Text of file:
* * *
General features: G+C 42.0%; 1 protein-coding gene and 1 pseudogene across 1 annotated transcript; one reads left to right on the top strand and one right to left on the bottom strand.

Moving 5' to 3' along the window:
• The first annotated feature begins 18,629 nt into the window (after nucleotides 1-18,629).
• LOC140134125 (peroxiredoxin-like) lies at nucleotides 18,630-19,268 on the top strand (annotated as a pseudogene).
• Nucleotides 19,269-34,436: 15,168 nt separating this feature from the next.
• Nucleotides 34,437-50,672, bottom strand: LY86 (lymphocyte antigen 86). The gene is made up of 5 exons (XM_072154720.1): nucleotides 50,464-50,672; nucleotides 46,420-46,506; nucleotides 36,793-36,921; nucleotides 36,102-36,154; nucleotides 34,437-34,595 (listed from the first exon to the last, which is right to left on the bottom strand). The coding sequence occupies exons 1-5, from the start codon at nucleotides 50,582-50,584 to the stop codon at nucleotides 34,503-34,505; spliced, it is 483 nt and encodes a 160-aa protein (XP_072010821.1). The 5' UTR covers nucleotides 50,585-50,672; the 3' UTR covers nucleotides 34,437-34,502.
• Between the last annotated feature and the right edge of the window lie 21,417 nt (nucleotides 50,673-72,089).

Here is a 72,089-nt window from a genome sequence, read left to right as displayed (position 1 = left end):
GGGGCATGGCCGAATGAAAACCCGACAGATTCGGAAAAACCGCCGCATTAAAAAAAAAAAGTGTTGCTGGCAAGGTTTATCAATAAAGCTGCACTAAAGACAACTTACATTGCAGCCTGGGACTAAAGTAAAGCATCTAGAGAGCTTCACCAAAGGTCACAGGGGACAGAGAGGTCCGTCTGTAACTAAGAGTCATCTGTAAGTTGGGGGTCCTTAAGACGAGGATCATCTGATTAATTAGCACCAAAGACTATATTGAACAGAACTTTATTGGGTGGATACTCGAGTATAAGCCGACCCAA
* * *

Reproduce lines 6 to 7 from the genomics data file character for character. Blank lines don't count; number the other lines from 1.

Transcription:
• Nucleotides 34,437-50,672, bottom strand: LY86 (lymphocyte antigen 86). The gene is made up of 5 exons (XM_072154720.1): nucleotides 50,464-50,672; nucleotides 46,420-46,506; nucleotides 36,793-36,921; nucleotides 36,102-36,154; nucleotides 34,437-34,595 (listed from the first exon to the last, which is right to left on the bottom strand). The coding sequence occupies exons 1-5, from the start codon at nucleotides 50,582-50,584 to the stop codon at nucleotides 34,503-34,505; spliced, it is 483 nt and encodes a 160-aa protein (XP_072010821.1). The 5' UTR covers nucleotides 50,585-50,672; the 3' UTR covers nucleotides 34,437-34,502.
• Between the last annotated feature and the right edge of the window lie 21,417 nt (nucleotides 50,673-72,089).